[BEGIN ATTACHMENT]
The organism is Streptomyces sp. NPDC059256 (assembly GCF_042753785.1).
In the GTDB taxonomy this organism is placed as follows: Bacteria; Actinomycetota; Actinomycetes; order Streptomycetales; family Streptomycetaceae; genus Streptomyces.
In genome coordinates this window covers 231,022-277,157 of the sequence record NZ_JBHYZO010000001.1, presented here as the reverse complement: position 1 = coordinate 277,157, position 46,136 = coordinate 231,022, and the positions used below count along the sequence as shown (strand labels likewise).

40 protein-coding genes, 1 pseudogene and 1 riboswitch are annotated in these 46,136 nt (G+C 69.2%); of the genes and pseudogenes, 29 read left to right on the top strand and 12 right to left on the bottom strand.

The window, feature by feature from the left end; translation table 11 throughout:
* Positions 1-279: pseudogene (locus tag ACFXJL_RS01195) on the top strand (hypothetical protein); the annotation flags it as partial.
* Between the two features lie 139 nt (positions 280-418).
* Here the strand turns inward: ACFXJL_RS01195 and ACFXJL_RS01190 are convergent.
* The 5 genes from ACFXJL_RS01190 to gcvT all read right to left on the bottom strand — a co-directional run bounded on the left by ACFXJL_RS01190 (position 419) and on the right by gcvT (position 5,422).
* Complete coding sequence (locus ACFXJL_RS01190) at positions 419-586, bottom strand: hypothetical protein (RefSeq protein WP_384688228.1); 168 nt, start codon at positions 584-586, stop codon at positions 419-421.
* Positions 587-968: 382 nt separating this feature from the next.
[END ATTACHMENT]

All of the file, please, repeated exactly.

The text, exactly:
The organism is Streptomyces sp. NPDC059256 (assembly GCF_042753785.1).
In the GTDB taxonomy this organism is placed as follows: Bacteria; Actinomycetota; Actinomycetes; order Streptomycetales; family Streptomycetaceae; genus Streptomyces.
In genome coordinates this window covers 231,022-277,157 of the sequence record NZ_JBHYZO010000001.1, presented here as the reverse complement: position 1 = coordinate 277,157, position 46,136 = coordinate 231,022, and the positions used below count along the sequence as shown (strand labels likewise).

40 protein-coding genes, 1 pseudogene and 1 riboswitch are annotated in these 46,136 nt (G+C 69.2%); of the genes and pseudogenes, 29 read left to right on the top strand and 12 right to left on the bottom strand.

The window, feature by feature from the left end; translation table 11 throughout:
* Positions 1-279: pseudogene (locus tag ACFXJL_RS01195) on the top strand (hypothetical protein); the annotation flags it as partial.
* Between the two features lie 139 nt (positions 280-418).
* Here the strand turns inward: ACFXJL_RS01195 and ACFXJL_RS01190 are convergent.
* The 5 genes from ACFXJL_RS01190 to gcvT all read right to left on the bottom strand — a co-directional run bounded on the left by ACFXJL_RS01190 (position 419) and on the right by gcvT (position 5,422).
* Complete coding sequence (locus ACFXJL_RS01190) at positions 419-586, bottom strand: hypothetical protein (RefSeq protein WP_384688228.1); 168 nt, start codon at positions 584-586, stop codon at positions 419-421.
* Positions 587-968: 382 nt separating this feature from the next.